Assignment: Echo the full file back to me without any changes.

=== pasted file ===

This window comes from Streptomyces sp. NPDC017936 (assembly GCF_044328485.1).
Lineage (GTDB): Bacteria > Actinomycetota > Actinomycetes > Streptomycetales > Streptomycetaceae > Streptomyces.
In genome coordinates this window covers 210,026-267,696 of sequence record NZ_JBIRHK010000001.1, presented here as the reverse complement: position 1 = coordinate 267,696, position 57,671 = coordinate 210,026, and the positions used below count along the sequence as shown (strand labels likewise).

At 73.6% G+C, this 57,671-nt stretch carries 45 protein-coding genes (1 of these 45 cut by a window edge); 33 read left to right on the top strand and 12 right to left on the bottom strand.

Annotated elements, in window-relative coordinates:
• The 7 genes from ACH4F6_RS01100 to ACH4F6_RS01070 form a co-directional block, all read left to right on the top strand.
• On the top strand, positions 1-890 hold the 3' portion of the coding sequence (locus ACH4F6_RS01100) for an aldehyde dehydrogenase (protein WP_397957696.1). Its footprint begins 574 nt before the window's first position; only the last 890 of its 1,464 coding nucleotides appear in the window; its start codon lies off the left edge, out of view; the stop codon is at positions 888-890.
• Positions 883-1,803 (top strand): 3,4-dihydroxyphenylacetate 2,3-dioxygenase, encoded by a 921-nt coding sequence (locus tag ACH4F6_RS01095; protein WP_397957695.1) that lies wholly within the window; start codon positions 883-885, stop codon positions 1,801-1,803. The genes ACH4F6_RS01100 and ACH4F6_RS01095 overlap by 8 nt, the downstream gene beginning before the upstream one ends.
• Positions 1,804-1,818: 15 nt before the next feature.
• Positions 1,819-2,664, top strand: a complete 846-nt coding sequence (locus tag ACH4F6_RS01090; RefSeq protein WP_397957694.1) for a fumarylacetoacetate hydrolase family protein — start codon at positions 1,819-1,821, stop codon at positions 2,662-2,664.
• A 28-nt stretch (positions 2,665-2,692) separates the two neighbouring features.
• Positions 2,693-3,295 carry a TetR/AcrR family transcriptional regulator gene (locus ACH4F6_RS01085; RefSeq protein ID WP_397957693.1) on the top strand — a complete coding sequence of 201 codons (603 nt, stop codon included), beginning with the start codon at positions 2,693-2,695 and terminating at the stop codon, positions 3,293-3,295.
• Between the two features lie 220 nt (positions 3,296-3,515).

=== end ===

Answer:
This window comes from Streptomyces sp. NPDC017936 (assembly GCF_044328485.1).
Lineage (GTDB): Bacteria > Actinomycetota > Actinomycetes > Streptomycetales > Streptomycetaceae > Streptomyces.
In genome coordinates this window covers 210,026-267,696 of sequence record NZ_JBIRHK010000001.1, presented here as the reverse complement: position 1 = coordinate 267,696, position 57,671 = coordinate 210,026, and the positions used below count along the sequence as shown (strand labels likewise).

At 73.6% G+C, this 57,671-nt stretch carries 45 protein-coding genes (1 of these 45 cut by a window edge); 33 read left to right on the top strand and 12 right to left on the bottom strand.

Annotated elements, in window-relative coordinates:
• The 7 genes from ACH4F6_RS01100 to ACH4F6_RS01070 form a co-directional block, all read left to right on the top strand.
• On the top strand, positions 1-890 hold the 3' portion of the coding sequence (locus ACH4F6_RS01100) for an aldehyde dehydrogenase (protein WP_397957696.1). Its footprint begins 574 nt before the window's first position; only the last 890 of its 1,464 coding nucleotides appear in the window; its start codon lies off the left edge, out of view; the stop codon is at positions 888-890.
• Positions 883-1,803 (top strand): 3,4-dihydroxyphenylacetate 2,3-dioxygenase, encoded by a 921-nt coding sequence (locus tag ACH4F6_RS01095; protein WP_397957695.1) that lies wholly within the window; start codon positions 883-885, stop codon positions 1,801-1,803. The genes ACH4F6_RS01100 and ACH4F6_RS01095 overlap by 8 nt, the downstream gene beginning before the upstream one ends.
• Positions 1,804-1,818: 15 nt before the next feature.
• Positions 1,819-2,664, top strand: a complete 846-nt coding sequence (locus tag ACH4F6_RS01090; RefSeq protein WP_397957694.1) for a fumarylacetoacetate hydrolase family protein — start codon at positions 1,819-1,821, stop codon at positions 2,662-2,664.
• A 28-nt stretch (positions 2,665-2,692) separates the two neighbouring features.
• Positions 2,693-3,295 carry a TetR/AcrR family transcriptional regulator gene (locus ACH4F6_RS01085; RefSeq protein ID WP_397957693.1) on the top strand — a complete coding sequence of 201 codons (603 nt, stop codon included), beginning with the start codon at positions 2,693-2,695 and terminating at the stop codon, positions 3,293-3,295.
• Between the two features lie 220 nt (positions 3,296-3,515).